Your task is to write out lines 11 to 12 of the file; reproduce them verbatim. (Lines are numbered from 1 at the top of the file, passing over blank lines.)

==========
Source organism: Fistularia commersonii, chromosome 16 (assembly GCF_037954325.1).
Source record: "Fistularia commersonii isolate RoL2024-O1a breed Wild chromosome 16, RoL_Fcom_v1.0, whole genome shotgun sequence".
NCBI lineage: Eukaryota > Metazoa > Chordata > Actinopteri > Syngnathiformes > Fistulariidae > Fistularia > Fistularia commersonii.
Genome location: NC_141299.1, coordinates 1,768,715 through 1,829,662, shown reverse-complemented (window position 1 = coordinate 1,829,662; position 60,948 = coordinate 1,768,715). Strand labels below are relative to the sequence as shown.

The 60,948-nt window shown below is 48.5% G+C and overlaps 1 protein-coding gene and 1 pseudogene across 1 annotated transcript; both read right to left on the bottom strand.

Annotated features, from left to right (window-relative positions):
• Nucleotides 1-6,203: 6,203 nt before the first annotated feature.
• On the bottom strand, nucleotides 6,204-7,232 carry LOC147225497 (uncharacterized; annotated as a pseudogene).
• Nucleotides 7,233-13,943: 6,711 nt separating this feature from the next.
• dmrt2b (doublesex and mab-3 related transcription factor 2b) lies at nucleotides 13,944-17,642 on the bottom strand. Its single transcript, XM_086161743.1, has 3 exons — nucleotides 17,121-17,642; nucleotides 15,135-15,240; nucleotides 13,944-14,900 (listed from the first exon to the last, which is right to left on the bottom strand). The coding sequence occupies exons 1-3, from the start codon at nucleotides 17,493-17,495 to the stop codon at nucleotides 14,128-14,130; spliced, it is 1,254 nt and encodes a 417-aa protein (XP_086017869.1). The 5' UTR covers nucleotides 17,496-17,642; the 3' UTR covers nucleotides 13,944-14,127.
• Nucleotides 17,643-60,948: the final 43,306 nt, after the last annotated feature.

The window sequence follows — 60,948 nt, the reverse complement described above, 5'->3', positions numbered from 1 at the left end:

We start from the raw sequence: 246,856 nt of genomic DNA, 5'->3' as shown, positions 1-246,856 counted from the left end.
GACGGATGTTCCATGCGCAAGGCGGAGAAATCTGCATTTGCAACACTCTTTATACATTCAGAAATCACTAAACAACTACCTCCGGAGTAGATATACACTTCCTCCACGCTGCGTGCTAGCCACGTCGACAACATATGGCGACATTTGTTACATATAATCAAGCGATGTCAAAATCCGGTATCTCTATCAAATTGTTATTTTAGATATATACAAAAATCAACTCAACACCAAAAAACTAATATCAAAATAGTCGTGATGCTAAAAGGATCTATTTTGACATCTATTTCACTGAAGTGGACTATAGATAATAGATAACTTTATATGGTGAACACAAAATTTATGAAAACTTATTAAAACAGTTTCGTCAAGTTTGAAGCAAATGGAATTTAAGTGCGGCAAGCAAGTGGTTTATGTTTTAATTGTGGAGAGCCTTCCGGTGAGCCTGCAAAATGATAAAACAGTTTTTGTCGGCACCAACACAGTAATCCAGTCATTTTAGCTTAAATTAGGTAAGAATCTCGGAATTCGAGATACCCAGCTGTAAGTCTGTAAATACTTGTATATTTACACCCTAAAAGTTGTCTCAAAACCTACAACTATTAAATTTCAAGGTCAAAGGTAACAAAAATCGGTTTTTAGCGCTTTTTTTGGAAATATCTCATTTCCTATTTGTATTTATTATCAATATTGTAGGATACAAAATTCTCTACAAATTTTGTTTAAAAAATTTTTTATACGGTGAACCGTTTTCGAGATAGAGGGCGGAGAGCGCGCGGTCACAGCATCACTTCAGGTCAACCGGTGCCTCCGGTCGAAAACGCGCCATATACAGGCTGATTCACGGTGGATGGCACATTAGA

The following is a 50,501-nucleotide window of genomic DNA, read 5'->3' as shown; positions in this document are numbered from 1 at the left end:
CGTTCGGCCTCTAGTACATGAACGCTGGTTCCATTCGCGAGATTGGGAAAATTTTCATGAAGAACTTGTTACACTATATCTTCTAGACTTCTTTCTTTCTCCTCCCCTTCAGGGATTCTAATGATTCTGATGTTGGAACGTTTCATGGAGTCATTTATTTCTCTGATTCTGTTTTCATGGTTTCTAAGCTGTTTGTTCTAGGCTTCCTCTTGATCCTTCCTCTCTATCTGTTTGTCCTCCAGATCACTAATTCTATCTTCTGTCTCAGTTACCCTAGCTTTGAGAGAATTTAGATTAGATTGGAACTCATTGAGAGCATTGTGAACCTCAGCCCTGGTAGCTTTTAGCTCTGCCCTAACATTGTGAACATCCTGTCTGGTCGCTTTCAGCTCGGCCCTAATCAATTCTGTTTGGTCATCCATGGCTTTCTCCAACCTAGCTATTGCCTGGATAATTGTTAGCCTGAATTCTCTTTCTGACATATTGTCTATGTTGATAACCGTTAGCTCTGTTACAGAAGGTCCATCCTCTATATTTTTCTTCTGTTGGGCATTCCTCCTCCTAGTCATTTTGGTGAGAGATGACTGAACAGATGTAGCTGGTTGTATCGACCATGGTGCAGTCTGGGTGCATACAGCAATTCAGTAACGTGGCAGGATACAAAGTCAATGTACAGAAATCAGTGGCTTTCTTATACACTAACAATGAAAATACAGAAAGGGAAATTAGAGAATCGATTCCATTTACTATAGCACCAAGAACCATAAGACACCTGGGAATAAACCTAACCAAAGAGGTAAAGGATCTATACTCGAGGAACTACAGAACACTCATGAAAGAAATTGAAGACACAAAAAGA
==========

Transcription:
• Nucleotides 17,643-60,948: the final 43,306 nt, after the last annotated feature.

The window sequence follows — 60,948 nt, the reverse complement described above, 5'->3', positions numbered from 1 at the left end: